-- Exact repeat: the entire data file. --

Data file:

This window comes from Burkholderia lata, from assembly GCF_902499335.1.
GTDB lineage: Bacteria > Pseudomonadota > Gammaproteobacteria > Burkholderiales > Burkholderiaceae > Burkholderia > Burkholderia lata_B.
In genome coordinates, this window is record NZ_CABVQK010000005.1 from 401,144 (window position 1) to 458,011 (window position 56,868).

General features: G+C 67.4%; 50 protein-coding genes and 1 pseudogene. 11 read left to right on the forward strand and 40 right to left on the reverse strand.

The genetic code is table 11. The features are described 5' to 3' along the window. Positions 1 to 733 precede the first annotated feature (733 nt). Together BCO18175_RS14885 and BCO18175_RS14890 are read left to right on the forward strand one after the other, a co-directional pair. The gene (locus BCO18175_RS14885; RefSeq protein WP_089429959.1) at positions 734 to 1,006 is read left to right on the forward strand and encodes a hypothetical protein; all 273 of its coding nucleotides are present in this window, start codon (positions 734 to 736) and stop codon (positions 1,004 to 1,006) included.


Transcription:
This window comes from Burkholderia lata, from assembly GCF_902499335.1.
GTDB lineage: Bacteria > Pseudomonadota > Gammaproteobacteria > Burkholderiales > Burkholderiaceae > Burkholderia > Burkholderia lata_B.
In genome coordinates, this window is record NZ_CABVQK010000005.1 from 401,144 (window position 1) to 458,011 (window position 56,868).

General features: G+C 67.4%; 50 protein-coding genes and 1 pseudogene. 11 read left to right on the forward strand and 40 right to left on the reverse strand.

The genetic code is table 11. The features are described 5' to 3' along the window. Positions 1 to 733 precede the first annotated feature (733 nt). Together BCO18175_RS14885 and BCO18175_RS14890 are read left to right on the forward strand one after the other, a co-directional pair. The gene (locus BCO18175_RS14885; RefSeq protein WP_089429959.1) at positions 734 to 1,006 is read left to right on the forward strand and encodes a hypothetical protein; all 273 of its coding nucleotides are present in this window, start codon (positions 734 to 736) and stop codon (positions 1,004 to 1,006) included.